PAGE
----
Rob explains how some sales techniques, particularly in social settings, work well by hiding the upsells in the price. Online if you sell a non-commodity you can make the core price higher (to increase perceived value) and then let people de-select the pieces they do not want or need.
One of the first books I read about the web which really helped me understand the culture of the web and the concept of the web as a social network was the Cluetrain Manifesto. In it, David Weinberger stated "hyperlinks subvert hierarchies," a concept that helps explain a lot of the chaos in the current world.
The staggering rate of change and seeing cracks in imperfect structures makes us more likely to question authority. Fear slows down economic activity but it also creates the conditions to help speed up change through creative destruction, as insolvent structures crumble and are replaced by thousands and millions of online experiments ran in parallel due to forced entrepreneurship. As Clay Shriky puts it:
That is what real revolutions are like. The old stuff gets broken faster than the new stuff is put in its place.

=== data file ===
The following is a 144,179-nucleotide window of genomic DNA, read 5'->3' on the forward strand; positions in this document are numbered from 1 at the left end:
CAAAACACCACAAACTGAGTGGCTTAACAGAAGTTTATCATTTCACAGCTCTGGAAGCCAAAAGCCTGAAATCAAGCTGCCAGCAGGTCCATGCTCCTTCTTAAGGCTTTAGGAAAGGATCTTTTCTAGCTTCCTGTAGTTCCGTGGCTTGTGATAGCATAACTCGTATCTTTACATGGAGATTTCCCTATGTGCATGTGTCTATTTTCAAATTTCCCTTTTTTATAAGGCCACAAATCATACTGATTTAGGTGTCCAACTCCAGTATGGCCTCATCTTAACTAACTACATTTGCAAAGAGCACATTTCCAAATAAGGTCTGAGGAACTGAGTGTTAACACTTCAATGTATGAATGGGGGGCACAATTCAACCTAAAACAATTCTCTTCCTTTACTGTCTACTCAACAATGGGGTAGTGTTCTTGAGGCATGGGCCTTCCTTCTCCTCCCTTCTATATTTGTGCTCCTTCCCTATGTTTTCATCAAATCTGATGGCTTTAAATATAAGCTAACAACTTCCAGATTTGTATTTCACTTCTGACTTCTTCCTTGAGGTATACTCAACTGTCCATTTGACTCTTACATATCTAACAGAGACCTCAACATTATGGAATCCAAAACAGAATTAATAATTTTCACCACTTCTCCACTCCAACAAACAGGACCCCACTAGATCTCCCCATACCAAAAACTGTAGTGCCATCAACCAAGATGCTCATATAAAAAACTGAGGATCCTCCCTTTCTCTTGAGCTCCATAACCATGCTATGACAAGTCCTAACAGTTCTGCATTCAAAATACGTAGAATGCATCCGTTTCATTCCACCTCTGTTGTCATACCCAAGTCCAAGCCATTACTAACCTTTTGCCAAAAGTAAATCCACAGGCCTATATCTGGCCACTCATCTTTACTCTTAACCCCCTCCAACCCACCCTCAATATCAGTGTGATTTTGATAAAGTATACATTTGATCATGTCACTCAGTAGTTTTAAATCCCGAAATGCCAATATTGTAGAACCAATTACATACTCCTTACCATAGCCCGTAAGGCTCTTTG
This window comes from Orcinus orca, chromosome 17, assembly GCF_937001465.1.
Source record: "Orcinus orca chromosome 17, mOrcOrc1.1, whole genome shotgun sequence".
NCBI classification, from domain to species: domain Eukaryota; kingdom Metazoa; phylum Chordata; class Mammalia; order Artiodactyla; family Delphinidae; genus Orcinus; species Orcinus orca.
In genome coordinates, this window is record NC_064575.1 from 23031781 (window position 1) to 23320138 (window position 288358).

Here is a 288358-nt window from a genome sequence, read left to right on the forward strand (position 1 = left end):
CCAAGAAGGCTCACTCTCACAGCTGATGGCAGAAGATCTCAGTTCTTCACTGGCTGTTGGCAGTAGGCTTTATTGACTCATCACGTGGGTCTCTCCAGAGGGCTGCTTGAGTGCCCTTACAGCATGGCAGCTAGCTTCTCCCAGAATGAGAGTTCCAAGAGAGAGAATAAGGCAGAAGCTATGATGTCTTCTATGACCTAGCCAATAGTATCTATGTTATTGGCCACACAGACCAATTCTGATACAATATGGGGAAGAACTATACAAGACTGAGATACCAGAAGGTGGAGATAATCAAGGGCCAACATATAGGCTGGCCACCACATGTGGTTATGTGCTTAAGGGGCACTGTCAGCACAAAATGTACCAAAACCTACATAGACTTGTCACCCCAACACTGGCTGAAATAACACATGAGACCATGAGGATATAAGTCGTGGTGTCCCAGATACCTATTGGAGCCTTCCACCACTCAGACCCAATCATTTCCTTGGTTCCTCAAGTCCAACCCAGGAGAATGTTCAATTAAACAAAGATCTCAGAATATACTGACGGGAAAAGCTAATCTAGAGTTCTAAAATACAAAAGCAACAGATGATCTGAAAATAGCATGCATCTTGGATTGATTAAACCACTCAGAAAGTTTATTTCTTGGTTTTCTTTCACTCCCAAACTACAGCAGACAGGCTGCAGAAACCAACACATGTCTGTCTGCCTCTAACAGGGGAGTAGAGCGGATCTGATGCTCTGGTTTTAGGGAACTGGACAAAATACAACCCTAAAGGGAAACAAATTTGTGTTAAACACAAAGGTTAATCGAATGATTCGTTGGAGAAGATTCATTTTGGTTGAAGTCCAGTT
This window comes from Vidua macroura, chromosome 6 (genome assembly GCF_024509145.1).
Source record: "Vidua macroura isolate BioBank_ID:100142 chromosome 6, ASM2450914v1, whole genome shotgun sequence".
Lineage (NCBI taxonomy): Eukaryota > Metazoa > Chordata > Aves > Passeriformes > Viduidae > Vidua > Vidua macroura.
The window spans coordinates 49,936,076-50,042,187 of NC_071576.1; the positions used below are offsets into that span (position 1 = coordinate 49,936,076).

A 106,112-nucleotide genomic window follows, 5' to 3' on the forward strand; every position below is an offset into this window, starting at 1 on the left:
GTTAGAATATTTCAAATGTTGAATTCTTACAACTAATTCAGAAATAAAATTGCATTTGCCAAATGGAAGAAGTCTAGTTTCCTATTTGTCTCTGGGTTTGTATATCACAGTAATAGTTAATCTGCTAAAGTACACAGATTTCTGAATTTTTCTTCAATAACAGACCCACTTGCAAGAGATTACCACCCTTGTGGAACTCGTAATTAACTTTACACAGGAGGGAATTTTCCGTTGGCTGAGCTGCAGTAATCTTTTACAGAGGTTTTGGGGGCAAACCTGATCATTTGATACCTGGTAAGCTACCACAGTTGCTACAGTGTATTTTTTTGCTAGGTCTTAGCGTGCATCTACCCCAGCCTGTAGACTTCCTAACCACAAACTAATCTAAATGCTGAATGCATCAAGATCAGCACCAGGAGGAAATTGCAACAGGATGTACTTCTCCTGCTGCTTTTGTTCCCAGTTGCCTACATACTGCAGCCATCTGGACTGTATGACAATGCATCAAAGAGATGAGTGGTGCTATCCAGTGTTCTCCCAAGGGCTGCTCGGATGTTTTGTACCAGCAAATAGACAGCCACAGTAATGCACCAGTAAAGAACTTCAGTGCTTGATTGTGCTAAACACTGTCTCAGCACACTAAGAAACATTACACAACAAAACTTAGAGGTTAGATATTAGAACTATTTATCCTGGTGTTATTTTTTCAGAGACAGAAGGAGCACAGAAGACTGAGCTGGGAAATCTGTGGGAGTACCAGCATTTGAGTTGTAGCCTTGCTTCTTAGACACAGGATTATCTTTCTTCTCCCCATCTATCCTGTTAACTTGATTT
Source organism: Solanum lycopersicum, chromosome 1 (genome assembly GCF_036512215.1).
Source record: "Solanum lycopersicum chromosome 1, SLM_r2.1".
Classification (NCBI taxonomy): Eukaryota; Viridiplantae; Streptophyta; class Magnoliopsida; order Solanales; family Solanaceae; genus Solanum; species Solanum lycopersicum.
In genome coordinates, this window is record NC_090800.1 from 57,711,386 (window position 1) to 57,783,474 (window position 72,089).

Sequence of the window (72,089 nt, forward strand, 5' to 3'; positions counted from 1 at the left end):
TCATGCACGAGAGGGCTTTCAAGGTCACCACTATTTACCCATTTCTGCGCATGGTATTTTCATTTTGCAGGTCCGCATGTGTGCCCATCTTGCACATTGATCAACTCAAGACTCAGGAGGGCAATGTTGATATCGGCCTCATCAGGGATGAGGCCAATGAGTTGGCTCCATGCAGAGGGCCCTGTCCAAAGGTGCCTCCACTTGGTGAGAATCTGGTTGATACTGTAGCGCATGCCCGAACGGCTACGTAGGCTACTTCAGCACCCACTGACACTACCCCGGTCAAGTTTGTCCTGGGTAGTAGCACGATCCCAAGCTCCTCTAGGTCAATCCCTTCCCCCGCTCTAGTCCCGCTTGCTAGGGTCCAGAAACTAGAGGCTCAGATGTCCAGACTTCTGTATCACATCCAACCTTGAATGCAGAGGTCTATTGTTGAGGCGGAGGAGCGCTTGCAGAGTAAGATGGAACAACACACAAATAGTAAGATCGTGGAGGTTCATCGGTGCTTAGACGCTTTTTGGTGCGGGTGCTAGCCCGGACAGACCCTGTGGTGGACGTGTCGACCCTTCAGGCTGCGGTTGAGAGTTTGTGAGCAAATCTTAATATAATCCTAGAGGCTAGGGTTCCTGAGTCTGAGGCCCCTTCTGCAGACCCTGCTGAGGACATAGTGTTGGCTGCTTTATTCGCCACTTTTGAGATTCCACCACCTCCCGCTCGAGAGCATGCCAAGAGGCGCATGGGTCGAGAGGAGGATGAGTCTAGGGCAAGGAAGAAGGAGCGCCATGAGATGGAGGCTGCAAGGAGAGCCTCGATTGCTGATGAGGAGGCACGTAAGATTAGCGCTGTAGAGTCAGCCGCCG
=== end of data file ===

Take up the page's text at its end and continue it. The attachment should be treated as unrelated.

Each link creates a new opportunity, which in turn creates new opportunities, giving our social nervous system many senses. And the web is just getting started. Watch this Tim Berners-Lee video and try to predict the future of the web. You can't do it.
As the web grows (and grows smarter) two of the biggest risks are machines learning too much about us (through spying on our browsing habits) and proprietary databases that lock away pieces of our culture while surfacing other favorable pieces (the divisions could be nationalistic, idealistic, or commercially driven - like "brands" that we are apparently "hard wired" to). For both of those reasons, Google's market dominance scares me.
As long as we don't seriously do something about protecting people from the very abuse of their personal data (more often than not linked without their express acquiescence), we're merrily lighting the fuse to a humungous collective powder keg. (And it's really not helpful at all shrugging such concerns off with pejorative epitheta such as "tin foil hat", "conspiracy theories" etc. as is so common across the board.